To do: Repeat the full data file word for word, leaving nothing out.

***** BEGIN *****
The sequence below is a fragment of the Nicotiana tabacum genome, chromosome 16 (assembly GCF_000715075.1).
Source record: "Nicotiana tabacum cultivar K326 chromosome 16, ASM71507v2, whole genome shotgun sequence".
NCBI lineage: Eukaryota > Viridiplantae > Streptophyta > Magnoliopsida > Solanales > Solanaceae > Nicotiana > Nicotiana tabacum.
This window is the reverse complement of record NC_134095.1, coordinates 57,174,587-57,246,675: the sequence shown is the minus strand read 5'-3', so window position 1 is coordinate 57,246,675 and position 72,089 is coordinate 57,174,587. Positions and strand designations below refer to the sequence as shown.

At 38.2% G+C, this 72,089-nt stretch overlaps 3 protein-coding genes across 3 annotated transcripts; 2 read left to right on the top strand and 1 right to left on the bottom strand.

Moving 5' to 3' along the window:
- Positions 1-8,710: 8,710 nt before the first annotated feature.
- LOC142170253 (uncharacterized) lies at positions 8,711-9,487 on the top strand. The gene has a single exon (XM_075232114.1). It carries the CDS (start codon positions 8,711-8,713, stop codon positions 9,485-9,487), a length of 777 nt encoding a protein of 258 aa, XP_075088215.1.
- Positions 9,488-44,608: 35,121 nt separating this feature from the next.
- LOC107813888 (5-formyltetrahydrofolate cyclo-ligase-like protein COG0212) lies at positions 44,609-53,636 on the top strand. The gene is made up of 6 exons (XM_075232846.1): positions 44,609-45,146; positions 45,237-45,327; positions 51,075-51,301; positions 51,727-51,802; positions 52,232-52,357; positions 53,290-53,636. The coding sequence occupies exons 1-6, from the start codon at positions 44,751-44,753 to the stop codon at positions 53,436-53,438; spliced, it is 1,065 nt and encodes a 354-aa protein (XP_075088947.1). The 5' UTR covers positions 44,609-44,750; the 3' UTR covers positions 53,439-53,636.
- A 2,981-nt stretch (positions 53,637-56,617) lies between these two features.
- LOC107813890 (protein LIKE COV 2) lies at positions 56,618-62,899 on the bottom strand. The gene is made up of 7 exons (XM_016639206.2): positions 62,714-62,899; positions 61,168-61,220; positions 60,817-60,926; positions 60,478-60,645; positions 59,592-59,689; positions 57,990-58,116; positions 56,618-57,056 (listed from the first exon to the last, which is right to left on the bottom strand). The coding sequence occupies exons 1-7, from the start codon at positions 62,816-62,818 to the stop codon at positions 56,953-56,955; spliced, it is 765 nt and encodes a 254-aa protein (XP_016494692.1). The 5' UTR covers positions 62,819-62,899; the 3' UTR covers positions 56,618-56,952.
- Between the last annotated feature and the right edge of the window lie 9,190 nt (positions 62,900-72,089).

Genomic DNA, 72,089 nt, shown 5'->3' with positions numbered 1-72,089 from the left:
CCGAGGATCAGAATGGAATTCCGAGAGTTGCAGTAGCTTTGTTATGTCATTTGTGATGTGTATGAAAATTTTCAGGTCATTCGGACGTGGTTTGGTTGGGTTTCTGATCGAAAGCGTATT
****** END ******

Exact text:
The sequence below is a fragment of the Nicotiana tabacum genome, chromosome 16 (assembly GCF_000715075.1).
Source record: "Nicotiana tabacum cultivar K326 chromosome 16, ASM71507v2, whole genome shotgun sequence".
NCBI lineage: Eukaryota > Viridiplantae > Streptophyta > Magnoliopsida > Solanales > Solanaceae > Nicotiana > Nicotiana tabacum.
This window is the reverse complement of record NC_134095.1, coordinates 57,174,587-57,246,675: the sequence shown is the minus strand read 5'-3', so window position 1 is coordinate 57,246,675 and position 72,089 is coordinate 57,174,587. Positions and strand designations below refer to the sequence as shown.

At 38.2% G+C, this 72,089-nt stretch overlaps 3 protein-coding genes across 3 annotated transcripts; 2 read left to right on the top strand and 1 right to left on the bottom strand.

Moving 5' to 3' along the window:
- Positions 1-8,710: 8,710 nt before the first annotated feature.
- LOC142170253 (uncharacterized) lies at positions 8,711-9,487 on the top strand. The gene has a single exon (XM_075232114.1). It carries the CDS (start codon positions 8,711-8,713, stop codon positions 9,485-9,487), a length of 777 nt encoding a protein of 258 aa, XP_075088215.1.
- Positions 9,488-44,608: 35,121 nt separating this feature from the next.
- LOC107813888 (5-formyltetrahydrofolate cyclo-ligase-like protein COG0212) lies at positions 44,609-53,636 on the top strand. The gene is made up of 6 exons (XM_075232846.1): positions 44,609-45,146; positions 45,237-45,327; positions 51,075-51,301; positions 51,727-51,802; positions 52,232-52,357; positions 53,290-53,636. The coding sequence occupies exons 1-6, from the start codon at positions 44,751-44,753 to the stop codon at positions 53,436-53,438; spliced, it is 1,065 nt and encodes a 354-aa protein (XP_075088947.1). The 5' UTR covers positions 44,609-44,750; the 3' UTR covers positions 53,439-53,636.
- A 2,981-nt stretch (positions 53,637-56,617) lies between these two features.
- LOC107813890 (protein LIKE COV 2) lies at positions 56,618-62,899 on the bottom strand. The gene is made up of 7 exons (XM_016639206.2): positions 62,714-62,899; positions 61,168-61,220; positions 60,817-60,926; positions 60,478-60,645; positions 59,592-59,689; positions 57,990-58,116; positions 56,618-57,056 (listed from the first exon to the last, which is right to left on the bottom strand). The coding sequence occupies exons 1-7, from the start codon at positions 62,816-62,818 to the stop codon at positions 56,953-56,955; spliced, it is 765 nt and encodes a 254-aa protein (XP_016494692.1). The 5' UTR covers positions 62,819-62,899; the 3' UTR covers positions 56,618-56,952.
- Between the last annotated feature and the right edge of the window lie 9,190 nt (positions 62,900-72,089).

Genomic DNA, 72,089 nt, shown 5'->3' with positions numbered 1-72,089 from the left:
CCGAGGATCAGAATGGAATTCCGAGAGTTGCAGTAGCTTTGTTATGTCATTTGTGATGTGTATGAAAATTTTCAGGTCATTCGGACGTGGTTTGGTTGGGTTTCTGATCGAAAGCGTATT